It’s now been two days since Americans cast their vote in the 2020 presidential election. We still don’t have a declared winner—and might not for up to several more days, but there are some firm things we can say about the state of play right now:
- The blue and red mirages were very real: For months, election experts warned of blue and red “mirages” after the polls closed. These referred to early false leads by a particular candidate in certain states. In the hours after polls closed, there were blue mirages in Ohio and Florida, making it look like Biden was leading Trump there when just the opposite turned out to be true. Yesterday morning, on the other hand, there were red mirages in Michigan and Wisconsin, making it look like Trump would take those states—instead, Biden did.
- Biden got more votes than any presidential candidate in the history of America: When it comes to the popular vote, at the time of this writing Trump has 68,360,149 votes while Biden has 71,962,752 votes. Not only has Biden handily beaten Trump in the popular vote, he’s also beaten every presidential candidate of any party in the history of America in the popular vote. No presidential candidate has ever received more votes than Biden. While that’s an epic thing to boast about, it doesn’t mean Biden will win the presidency as America does not use a popular vote system for electing the president.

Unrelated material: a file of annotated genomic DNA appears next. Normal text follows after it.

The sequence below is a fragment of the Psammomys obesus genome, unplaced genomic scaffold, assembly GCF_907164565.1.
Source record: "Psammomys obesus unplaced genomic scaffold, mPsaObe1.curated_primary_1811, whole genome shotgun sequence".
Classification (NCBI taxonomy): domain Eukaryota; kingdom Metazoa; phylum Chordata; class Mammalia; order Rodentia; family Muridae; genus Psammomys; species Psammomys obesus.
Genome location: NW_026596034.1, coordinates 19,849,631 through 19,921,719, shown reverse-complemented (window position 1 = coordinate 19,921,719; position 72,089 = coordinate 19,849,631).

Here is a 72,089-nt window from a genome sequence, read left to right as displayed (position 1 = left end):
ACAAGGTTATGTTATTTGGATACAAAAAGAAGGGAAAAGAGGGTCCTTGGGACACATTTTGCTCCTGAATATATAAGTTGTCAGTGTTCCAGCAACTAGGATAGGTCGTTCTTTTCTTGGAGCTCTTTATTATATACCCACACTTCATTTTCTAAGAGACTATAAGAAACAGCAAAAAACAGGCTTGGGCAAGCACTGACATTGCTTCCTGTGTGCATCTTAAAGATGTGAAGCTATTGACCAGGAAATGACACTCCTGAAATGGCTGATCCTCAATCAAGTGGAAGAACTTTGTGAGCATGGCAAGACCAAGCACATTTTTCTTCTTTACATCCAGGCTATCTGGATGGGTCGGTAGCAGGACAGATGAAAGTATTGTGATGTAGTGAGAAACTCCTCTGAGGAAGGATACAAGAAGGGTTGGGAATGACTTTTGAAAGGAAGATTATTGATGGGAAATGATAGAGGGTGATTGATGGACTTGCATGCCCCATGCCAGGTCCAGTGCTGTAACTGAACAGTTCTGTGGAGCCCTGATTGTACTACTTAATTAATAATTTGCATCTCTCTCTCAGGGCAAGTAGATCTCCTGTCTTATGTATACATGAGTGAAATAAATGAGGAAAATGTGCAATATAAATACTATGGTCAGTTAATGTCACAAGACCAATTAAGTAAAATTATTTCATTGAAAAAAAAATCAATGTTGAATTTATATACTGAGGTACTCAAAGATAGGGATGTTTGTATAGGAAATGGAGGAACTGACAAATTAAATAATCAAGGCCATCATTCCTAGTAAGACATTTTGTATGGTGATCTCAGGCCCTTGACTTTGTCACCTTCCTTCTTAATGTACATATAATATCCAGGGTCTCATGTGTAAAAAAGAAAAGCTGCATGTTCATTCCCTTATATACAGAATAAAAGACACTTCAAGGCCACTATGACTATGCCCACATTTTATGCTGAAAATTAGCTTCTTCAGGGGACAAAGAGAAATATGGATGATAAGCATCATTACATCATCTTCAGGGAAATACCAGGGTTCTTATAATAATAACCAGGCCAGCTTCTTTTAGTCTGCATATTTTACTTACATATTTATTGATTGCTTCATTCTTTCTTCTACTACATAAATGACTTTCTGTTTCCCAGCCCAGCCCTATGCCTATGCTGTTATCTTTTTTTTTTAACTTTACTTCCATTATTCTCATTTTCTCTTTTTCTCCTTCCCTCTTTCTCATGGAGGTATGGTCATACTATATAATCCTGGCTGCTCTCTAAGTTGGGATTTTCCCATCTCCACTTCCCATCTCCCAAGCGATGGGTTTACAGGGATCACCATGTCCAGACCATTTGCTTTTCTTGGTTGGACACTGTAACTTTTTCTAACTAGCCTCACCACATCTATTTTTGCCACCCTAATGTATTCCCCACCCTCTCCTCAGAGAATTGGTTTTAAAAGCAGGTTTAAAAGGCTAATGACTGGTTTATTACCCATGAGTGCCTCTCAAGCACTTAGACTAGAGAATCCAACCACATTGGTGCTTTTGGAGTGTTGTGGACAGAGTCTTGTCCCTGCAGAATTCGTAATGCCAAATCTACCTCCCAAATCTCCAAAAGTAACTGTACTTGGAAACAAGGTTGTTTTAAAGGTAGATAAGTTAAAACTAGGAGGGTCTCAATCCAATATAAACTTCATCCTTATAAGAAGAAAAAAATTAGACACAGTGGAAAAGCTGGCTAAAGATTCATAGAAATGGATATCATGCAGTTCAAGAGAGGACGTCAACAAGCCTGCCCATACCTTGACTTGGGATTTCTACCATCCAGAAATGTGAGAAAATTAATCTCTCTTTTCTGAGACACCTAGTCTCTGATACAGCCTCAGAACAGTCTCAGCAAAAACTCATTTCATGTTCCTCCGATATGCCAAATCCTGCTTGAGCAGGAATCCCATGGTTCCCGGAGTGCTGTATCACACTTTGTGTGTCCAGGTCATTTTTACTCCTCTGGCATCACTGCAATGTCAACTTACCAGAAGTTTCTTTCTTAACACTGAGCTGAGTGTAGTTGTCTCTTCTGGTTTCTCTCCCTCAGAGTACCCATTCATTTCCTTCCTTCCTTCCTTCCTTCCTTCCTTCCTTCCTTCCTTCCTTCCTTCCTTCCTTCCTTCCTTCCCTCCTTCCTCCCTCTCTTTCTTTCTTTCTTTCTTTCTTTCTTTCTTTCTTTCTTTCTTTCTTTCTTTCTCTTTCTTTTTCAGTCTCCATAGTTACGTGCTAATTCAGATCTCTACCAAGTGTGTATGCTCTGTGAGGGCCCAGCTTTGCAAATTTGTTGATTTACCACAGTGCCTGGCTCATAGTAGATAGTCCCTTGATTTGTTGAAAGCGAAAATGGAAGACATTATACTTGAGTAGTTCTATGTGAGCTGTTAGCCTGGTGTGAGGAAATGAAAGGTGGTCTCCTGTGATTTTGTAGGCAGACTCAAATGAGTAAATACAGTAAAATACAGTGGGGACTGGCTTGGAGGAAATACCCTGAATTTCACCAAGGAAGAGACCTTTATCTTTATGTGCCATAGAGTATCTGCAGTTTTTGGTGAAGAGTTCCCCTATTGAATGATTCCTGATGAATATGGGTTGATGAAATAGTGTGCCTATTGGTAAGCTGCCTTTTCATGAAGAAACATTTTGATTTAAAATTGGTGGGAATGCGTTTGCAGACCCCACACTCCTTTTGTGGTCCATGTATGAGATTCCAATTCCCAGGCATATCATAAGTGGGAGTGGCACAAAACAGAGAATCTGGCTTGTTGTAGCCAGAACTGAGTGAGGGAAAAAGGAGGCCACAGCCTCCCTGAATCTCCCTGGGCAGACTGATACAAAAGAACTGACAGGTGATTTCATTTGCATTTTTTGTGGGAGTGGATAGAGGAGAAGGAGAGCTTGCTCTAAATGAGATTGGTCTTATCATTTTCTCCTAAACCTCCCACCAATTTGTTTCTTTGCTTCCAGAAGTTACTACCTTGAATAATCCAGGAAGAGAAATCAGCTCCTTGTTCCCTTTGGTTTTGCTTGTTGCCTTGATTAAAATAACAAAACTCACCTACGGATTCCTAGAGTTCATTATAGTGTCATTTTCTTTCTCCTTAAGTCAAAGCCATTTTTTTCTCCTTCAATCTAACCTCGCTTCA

- The 2020 voter turnout is likely to be the highest in more than a century: The Washington Post says the turnout for the 2020 election is expected to reach 66.1% (of eligible voters). That would mean the 2020 voter turnout beat 1960’s turnout of 63.8%, making it the highest voter turnout since 1900, when 73.7% of eligible voters turned out.
- All eyes are on Nevada and Georgia: Those are two states hardly anyone would have guessed the election would hinge on just two days ago. But now either could determine the winner. The AP predicts Joe Biden has 264 electoral votes at the time of this writing. If he ends up winning Nevada, where he is leading now, that state’s six electoral votes will bring Biden to 270—and thus the White House. Georgia could also deliver the White House for Biden. Yesterday morning Trump was leading by over half a million votes there. As of the time of this writing Thursday morning, Trump’s lead is down to fewer than 19,000 votes—with almost a hundred thousand left to be counted—mostly mail-in ballots from Democratic-leaning areas.
Only one certainty can be gleaned from these facts right now: There’s no clear winner yet. However, Biden’s math has greatly improved over the past 24 hours, wiping away the red mirage Trump had yesterday morning. Biden’s late-in-the-day comeback can primarily be attributed to the fact that mail-in votes in many of the states that are still too early to call did not begin being counted until polls closed on Tuesday—and thus still are counting those mail-in ballots. Mail-in voters have historically been more likely to be Democratic voters than Republican voters.